Nick Nurse’s in-game adjustments help lead Toronto Raptors to NBA Championship

Click to play video: 'NBA Finals: Nick Nurse says Pascal Siakam has ‘proven himself’'
NBA Finals: Nick Nurse says Pascal Siakam has ‘proven himself’
WATCH ABOVE: Asked about Pascal Siakam's performance over the last four games, Toronto Raptors coach Nick Nurse said Pascal Siakam has proven himself over the season, but added that he "wasn't happy with his defensive effort" in Game 5. (Courtesy: NBA TV) – Jun 13, 2019

From Kawhi Leonard’s historic series-clinching Game 7 buzzer-beater against the Philadelphia 76ers to Danny Green’s overtime-winning three-pointer in Game 3 against the Milwaukee Bucks, the NBA Finals championship run by the Toronto Raptors has been entertaining to say the least.

But it’s the decisions made by rookie head coach Nick Nurse that have stirred much of the conversation.

“He’s been great, he’s been adaptable, he’s been adjustable,” Raptors guard Fred VanVleet told reporters Sunday. “We have to utilize all of our weapons and Nurse has been great.

“You need a great head coach. You need a great voice to lead the weapons you have.”

The Raptors made history Thursday, beating the defending champs Golden State Warriors 114-110 to take Game 6 and the NBA Finals.

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Almost a year to the day, Nurse was given the reigns to the Raptors when President Masai Ujiri fired then-head coach Dwane Casey — a day after being named Coach of the Year — after Toronto was swept out of the Eastern Conference semifinals by the Cleveland Cavaliers — the third year in a row they were eliminated by LeBron James.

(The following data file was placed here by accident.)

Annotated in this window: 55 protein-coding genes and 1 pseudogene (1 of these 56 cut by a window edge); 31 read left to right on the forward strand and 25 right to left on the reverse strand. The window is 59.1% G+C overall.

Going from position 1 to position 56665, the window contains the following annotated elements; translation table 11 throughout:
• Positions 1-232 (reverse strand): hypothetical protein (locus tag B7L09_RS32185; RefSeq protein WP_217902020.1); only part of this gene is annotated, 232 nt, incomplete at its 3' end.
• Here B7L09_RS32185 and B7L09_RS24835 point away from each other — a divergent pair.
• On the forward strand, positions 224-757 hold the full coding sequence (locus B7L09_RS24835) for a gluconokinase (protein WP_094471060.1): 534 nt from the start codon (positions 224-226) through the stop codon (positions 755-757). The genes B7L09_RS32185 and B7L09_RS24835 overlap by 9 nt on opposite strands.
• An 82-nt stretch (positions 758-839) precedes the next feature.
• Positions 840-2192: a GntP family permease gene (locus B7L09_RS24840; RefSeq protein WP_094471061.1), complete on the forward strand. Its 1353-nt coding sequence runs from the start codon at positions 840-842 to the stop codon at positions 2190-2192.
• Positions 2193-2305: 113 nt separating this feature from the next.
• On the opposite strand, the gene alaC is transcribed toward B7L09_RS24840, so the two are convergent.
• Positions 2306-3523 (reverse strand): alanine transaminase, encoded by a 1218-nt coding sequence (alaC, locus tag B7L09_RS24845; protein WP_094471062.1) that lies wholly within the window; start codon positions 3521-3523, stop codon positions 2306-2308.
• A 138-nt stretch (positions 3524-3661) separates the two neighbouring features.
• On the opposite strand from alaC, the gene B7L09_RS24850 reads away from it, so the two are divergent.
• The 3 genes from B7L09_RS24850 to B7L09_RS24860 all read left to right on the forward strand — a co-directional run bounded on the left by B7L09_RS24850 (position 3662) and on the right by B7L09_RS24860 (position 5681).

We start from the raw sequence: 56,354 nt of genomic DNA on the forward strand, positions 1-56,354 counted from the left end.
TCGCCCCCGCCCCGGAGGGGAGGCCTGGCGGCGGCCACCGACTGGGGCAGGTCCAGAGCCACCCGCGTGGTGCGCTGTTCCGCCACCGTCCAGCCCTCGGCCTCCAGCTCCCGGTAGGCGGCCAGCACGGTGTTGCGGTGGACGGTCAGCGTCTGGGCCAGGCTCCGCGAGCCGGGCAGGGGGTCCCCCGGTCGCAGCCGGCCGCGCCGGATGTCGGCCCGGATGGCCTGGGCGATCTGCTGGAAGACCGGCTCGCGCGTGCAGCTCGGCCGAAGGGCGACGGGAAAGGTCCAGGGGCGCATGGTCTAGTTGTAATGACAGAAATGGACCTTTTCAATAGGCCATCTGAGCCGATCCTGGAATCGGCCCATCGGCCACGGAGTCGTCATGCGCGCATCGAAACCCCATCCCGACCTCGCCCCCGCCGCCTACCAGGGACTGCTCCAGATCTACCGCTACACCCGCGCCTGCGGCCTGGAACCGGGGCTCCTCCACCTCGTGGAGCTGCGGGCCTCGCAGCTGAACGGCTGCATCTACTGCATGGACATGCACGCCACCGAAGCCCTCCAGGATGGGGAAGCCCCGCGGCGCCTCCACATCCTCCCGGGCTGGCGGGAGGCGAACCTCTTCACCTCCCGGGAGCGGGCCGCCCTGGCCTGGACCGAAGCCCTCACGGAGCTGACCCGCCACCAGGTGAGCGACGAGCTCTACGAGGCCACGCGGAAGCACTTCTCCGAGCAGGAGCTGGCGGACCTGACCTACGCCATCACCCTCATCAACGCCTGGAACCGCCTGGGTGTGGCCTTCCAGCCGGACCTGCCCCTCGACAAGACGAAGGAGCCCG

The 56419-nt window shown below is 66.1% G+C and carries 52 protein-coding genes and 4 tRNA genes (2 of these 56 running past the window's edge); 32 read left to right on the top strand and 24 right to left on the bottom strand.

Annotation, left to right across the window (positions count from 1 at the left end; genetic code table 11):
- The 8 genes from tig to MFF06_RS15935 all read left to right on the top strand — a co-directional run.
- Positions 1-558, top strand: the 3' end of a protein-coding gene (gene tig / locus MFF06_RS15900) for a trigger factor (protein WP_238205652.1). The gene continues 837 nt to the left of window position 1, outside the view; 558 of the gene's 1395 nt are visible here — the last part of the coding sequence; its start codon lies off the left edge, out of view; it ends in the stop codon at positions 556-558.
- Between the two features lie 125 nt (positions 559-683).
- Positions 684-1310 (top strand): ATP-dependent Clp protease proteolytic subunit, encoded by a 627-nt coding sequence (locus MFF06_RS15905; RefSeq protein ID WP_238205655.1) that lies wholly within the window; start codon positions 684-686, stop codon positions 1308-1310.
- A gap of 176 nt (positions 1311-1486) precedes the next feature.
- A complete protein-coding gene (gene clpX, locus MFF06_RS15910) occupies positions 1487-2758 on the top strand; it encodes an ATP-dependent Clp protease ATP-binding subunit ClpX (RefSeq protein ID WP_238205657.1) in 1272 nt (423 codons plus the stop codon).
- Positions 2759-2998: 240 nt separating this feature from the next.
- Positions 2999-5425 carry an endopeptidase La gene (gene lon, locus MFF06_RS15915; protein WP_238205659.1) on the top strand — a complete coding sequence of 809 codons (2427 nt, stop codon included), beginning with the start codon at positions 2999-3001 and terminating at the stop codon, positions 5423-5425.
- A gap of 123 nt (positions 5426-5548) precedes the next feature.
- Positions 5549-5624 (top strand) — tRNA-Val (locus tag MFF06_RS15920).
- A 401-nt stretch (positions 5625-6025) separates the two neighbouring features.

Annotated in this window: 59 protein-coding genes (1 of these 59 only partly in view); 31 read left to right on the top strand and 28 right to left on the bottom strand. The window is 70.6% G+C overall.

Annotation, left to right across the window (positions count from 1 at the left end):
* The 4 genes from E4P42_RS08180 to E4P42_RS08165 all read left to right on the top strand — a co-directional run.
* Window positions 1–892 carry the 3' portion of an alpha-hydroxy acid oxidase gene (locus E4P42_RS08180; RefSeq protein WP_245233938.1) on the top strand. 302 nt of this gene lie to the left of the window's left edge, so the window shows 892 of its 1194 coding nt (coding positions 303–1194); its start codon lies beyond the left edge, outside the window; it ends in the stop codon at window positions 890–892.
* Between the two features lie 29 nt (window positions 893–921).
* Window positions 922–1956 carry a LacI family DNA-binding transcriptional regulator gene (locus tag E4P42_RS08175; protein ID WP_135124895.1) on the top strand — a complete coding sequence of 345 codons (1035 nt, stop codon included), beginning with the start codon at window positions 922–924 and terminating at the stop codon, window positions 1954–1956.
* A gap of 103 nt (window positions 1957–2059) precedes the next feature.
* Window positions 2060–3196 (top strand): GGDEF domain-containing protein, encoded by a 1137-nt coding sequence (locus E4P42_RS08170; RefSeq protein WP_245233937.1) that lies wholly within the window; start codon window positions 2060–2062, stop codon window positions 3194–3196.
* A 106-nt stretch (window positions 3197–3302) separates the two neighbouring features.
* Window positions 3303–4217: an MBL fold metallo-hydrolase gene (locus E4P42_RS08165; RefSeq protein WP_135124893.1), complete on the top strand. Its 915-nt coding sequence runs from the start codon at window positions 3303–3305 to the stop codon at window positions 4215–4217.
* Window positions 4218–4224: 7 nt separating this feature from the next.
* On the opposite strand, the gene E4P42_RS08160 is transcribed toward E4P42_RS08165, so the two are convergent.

WATCH: ‘In the playoffs, you have to make adjustments even when you’re winning,’ says Nurse

Click to play video: '‘In the playoffs, you have to make adjustments even when you’re winning’: Nick Nurse'
‘In the playoffs, you have to make adjustments even when you’re winning’: Nick Nurse

The 51-year-old Nurse, who had been an assistant coach under Casey since 2013 and got his first coaching job at 23, was handed the keys to an already-established team and expectations were high for them to be a genuine contender.

Fast forward to Monday and the Raptors were up 3-1 against the Warriors, who had won the past four out of five championships, after already dismissing the Orlando Magic in five, the 76ers in seven and the NBA-leading Milwaukee Bucks in six.

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The following are just some of the adjustments made by Nurse that helped the Raptors capture their franchise-first NBA Championship in his first year at the helm.

Box and One ‘Janky’ defence

The talk of the town by both analysts and fans alike was when Nurse employed the box-and-one defence in Game 2 of the Finals. Steph Curry called the usual high school-type defence ‘janky’ and Nurse said post-game he knew he’d be made fun of because of it. The play itself, however, — a zone defence with one guy free to play man on Curry — worked and the Raptors were able to hold the Warriors to 1 from 7 from the field and almost stole the win.

The box-and-one made another brief appearance again in Game 4 Friday when the Raptors won 105-92 to take a 3-1 series lead.

Not giving up on players

With notable players like Marc Gasol and Danny Green not playing up to expectations at the start of the playoffs, most coaches may have chosen to move away from them in crucial moments, but not Nurse.